Outdoors: Brief encounter with shifting sands

Click to follow
The Independent Online
Continuing his series on great short railway journeys, Matthew Brace enjoys a nostalgic trip around Morecambe Bay on a scenic line to the Lakelands.

If Celia Johnson and Trevor Howard could see Carnforth station today they would weep even more than they did when filming the famous steam scene there in Brief Encounter in 1945. The limestone walls are moss-covered and crumbling. The paint in the abandoned booking office has peeled away - in some places so badly as to reveal the original bricks under years of plaster. The only light relief is offered by the graffiti, which are touchingly innocent in their lack of swear words. "Kerry D is fit, by Phillie," reads one, written perhaps after a modern-day brief encounter between two teenagers.

The two-sided station clock looks as if it might have survived since the film was released. It hangs precariously from wires, like an over- sized wristwatch with a threadbare strap that could snap at any moment. One side told me it was 3.20, the other a minute past two. Neither was right.

From the platform you can see Steamtown, a museum that houses a fine collection of steam locomotives. It looked as though it would have been worth a visit, had I been able to find the way in.

I think I found the spot where Johnson and Howard left the station cafe and walked across the platform enveloped in locomotive steam. But all remnants of a cafe are long gone; the windows and doors have been boarded up and broken into and boarded up again, and only the leaking gutters and metal skeletons of signs creaking in the wind break the silence. It was spooky, and I was glad of some company, even if it was a gang of excitable schoolboys with ties at half-mast.

The one excellent reason for coming to this forlorn little station in north Lancashire is that the Barrow-in-Furness trains come through here on the branch line from Preston, heading for the Lakes. The 16-mile stretch from Carnforth to the gentrified holiday resort of Grange-over-Sands follows the stunning coastline as it curves round the head of Morecambe Bay. When the track was first laid in 1867, wealthy businessmen from Lancashire and Yorkshire built elegant homes in Grange and commuted to Preston or Lancaster along this picturesque route.

Carnforth sits almost on the Irish Sea coast, and as my train pulled out north across Warton Sands I found it hard to distinguish between land and sea. Mudflats that looked like the boggy limits of a nature reserve at low tide would be covered with water in a few hours. Our two-carriage train skimmed the tops of the reed beds. After the hamlet of Crag Foot we passed between small, wooded knolls and mist-wrapped villages that might have graced any of CS Lewis's Narnia stories. Even the names sounded right - Silverdale, Waterslack, Arnside, Middlebarrow Wood.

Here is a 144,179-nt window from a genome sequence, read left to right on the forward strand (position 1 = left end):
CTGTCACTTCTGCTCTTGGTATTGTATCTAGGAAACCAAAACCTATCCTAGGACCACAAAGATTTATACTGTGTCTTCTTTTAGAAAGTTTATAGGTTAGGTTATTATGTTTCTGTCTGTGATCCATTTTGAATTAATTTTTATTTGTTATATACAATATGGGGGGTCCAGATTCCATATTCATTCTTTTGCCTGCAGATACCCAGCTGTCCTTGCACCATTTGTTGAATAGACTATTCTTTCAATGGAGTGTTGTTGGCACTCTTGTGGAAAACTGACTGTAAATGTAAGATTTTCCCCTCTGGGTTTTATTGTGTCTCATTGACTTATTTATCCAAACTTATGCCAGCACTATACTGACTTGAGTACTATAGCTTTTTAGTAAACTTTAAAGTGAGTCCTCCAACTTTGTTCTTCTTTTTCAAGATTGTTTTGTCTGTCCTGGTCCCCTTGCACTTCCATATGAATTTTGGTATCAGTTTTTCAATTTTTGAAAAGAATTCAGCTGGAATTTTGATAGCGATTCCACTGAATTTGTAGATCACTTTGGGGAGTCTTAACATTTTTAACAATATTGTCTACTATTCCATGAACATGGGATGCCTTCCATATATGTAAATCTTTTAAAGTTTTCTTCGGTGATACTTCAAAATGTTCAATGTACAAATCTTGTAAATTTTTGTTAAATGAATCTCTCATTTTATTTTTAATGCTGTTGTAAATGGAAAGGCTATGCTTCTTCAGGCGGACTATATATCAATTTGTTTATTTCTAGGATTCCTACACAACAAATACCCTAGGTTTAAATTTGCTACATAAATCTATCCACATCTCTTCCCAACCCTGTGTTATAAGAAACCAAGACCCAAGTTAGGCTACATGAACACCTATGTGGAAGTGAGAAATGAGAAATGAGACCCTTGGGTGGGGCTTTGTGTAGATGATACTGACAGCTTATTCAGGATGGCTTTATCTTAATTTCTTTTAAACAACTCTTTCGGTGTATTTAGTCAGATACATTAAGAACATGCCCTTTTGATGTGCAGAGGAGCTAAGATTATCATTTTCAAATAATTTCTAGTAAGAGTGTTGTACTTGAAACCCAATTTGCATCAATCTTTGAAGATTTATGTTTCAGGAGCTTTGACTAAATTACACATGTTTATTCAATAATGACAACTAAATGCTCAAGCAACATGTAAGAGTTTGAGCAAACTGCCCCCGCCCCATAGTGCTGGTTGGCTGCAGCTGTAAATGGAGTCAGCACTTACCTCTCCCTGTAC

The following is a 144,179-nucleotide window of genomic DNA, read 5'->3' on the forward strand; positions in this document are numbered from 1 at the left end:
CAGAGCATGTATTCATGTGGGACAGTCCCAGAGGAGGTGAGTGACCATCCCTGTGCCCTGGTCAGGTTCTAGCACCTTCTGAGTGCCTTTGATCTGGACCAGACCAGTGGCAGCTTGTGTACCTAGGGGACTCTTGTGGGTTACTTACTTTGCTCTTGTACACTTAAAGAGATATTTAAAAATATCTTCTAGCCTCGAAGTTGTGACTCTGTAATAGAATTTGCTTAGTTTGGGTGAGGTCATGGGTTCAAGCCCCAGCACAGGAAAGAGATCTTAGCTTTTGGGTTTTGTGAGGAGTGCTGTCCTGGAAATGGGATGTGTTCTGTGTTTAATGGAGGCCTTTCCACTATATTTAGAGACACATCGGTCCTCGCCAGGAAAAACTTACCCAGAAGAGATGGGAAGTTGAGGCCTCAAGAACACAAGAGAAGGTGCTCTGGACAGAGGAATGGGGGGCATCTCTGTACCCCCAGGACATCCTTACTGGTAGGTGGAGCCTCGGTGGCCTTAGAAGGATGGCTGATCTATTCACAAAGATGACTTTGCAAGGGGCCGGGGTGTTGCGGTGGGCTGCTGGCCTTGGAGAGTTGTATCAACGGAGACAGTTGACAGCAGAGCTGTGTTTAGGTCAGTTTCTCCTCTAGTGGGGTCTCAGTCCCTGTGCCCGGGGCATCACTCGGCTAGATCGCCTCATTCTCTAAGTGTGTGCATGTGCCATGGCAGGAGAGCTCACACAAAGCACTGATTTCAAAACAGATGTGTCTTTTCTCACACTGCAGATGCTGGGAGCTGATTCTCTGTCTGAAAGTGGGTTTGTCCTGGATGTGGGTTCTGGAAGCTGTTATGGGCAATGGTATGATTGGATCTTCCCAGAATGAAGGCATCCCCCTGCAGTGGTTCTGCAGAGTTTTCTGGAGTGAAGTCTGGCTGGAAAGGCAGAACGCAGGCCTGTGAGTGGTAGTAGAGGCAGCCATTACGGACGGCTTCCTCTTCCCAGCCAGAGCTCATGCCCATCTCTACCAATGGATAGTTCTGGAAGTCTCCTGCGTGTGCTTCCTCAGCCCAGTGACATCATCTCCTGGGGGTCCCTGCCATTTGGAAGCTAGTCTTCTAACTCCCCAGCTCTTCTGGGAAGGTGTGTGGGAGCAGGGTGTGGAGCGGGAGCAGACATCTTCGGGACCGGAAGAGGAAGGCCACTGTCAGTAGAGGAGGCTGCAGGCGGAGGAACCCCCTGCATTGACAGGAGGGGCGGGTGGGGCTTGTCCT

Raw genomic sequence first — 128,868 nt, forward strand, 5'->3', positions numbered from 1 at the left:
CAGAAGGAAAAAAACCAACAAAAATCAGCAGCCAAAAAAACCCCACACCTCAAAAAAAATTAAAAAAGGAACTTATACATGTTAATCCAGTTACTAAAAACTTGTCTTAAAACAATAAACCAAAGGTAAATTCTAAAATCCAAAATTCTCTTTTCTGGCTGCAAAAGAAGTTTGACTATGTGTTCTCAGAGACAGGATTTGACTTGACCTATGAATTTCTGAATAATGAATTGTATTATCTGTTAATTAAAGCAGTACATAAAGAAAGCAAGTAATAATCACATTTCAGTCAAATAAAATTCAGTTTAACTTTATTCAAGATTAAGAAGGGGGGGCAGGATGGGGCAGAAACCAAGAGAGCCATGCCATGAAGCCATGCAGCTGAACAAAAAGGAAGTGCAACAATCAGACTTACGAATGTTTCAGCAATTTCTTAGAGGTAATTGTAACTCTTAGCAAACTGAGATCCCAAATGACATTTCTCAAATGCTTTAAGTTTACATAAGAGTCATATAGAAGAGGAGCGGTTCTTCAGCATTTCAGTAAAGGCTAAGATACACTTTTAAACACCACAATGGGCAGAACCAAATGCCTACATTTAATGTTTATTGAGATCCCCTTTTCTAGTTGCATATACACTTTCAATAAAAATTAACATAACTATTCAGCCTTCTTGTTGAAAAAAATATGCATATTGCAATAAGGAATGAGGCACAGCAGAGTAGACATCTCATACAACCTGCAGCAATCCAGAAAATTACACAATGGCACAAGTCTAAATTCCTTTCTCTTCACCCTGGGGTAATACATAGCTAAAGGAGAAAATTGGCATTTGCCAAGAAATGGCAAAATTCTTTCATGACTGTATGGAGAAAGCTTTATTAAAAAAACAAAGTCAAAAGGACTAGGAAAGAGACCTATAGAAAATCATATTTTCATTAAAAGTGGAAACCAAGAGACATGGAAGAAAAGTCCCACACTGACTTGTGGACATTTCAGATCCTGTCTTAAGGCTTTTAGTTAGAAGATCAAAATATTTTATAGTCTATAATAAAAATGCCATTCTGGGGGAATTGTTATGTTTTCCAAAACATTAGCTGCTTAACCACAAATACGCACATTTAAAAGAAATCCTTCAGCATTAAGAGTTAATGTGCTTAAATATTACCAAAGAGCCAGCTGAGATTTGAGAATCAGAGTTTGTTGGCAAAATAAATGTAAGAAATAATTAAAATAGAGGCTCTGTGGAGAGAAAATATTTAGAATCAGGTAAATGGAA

In the cold winter light the bay looked like a sheet of steel. We crossed the estuary of the river Kent on a viaduct. I watched Holme Island, farther west along the coast towards Grange, rise up out of the sea haze like Atlantis. Just beyond the track sleepers, rivulets in the mud snaked away towards the sea. Grange station is a little way past Holme Island and a set of rocks called Seldom Seen - which need renaming, because they have been uncovered for the last 20 years. The town fits invitingly into a cleft below the cliffs. Looking out to sea at low tide from the platform, the shoreline seems miles away and the sand looks solid enough, but these flats are treacherous.

Before the coming of the railway, the only way to get from Morecambe to Grange was over the sands (hence the name). I learnt from an excellent guidebook, written and produced by the children of Grange Church of England primary school, that whereas some travellers waited for a boat at high tide, others braved it in a horse and carriage. A coachman would stand up high on the back of the carriage as a look-out, scouring the ground ahead for hidden channels and patches of deadly quicksand that lurked under the surface. It may sound dangerous, but the alternative was to risk being robbed by highwaymen along the road to the north. Today there is a footpath marked on the Ordnance Survey map right across the sands. It gives a red warning to anyone thinking of going for a stroll: "Public rights of way across Morecambe Bay can be dangerous. Seek local guidance." Seeking urgent psychiatric help might be more appropriate. The mud has claimed lives in the past.

A more leisurely way of enjoying Grange is to spend a while examining the station. It is a gem. A pounds 500,000 refurbishment has returned the Grade II listed buildings to their former glory, and the Railway Heritage Trust recently honoured it as one of the top three stations in the country. It has survived two world wars, nationalisation and privatisation, almost unscathed. The town clerk, Frank Brooks, is proud of these achievements. "We fought a long battle to get it looking like this," he told me, as he rushed around the town hall placing name-plates for a council meeting. "Railtrack wanted to make it single-line but we said no, this is a tourist destination and you can't do that, and we won."

This is not the end of the line. You can take trains on from here to Ulverston and Barrow-in-Furness, but for thousands of tourists each year, Grange and its surrounding countryside is magic enough.

On the footplate

When to go: open all year round (check with tourist office for sand walks)

How much: Preston to Grange-over-Sands via Carnforth day return, pounds 6.80 adults, pounds 3.40 for children aged five to 15.

Information: North Western trains on 0345 484950 or 0161 228 5906 (cycle information), or 0161 228 5907 (facilities for the disabled), and Grange Tourist office on 015395 34026.